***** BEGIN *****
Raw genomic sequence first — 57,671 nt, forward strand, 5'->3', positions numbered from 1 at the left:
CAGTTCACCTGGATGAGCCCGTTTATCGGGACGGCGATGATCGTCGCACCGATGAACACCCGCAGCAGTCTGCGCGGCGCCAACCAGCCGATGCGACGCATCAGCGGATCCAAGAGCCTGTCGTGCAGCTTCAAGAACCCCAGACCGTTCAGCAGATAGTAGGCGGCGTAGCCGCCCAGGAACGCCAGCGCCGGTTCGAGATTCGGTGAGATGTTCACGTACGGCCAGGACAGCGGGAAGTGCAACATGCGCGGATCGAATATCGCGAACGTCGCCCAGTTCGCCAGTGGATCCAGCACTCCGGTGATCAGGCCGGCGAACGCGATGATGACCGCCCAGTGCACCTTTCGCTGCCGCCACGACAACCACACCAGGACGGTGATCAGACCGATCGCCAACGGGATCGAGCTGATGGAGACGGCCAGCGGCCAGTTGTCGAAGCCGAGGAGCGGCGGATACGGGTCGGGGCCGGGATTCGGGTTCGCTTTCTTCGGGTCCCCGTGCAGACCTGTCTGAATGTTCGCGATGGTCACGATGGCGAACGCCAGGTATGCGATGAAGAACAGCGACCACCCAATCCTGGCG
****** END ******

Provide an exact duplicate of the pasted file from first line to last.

Raw genomic sequence first — 57,671 nt, forward strand, 5'->3', positions numbered from 1 at the left:
CAGTTCACCTGGATGAGCCCGTTTATCGGGACGGCGATGATCGTCGCACCGATGAACACCCGCAGCAGTCTGCGCGGCGCCAACCAGCCGATGCGACGCATCAGCGGATCCAAGAGCCTGTCGTGCAGCTTCAAGAACCCCAGACCGTTCAGCAGATAGTAGGCGGCGTAGCCGCCCAGGAACGCCAGCGCCGGTTCGAGATTCGGTGAGATGTTCACGTACGGCCAGGACAGCGGGAAGTGCAACATGCGCGGATCGAATATCGCGAACGTCGCCCAGTTCGCCAGTGGATCCAGCACTCCGGTGATCAGGCCGGCGAACGCGATGATGACCGCCCAGTGCACCTTTCGCTGCCGCCACGACAACCACACCAGGACGGTGATCAGACCGATCGCCAACGGGATCGAGCTGATGGAGACGGCCAGCGGCCAGTTGTCGAAGCCGAGGAGCGGCGGATACGGGTCGGGGCCGGGATTCGGGTTCGCTTTCTTCGGGTCCCCGTGCAGACCTGTCTGAATGTTCGCGATGGTCACGATGGCGAACGCCAGGTATGCGATGAAGAACAGCGACCACCCAATCCTGGCG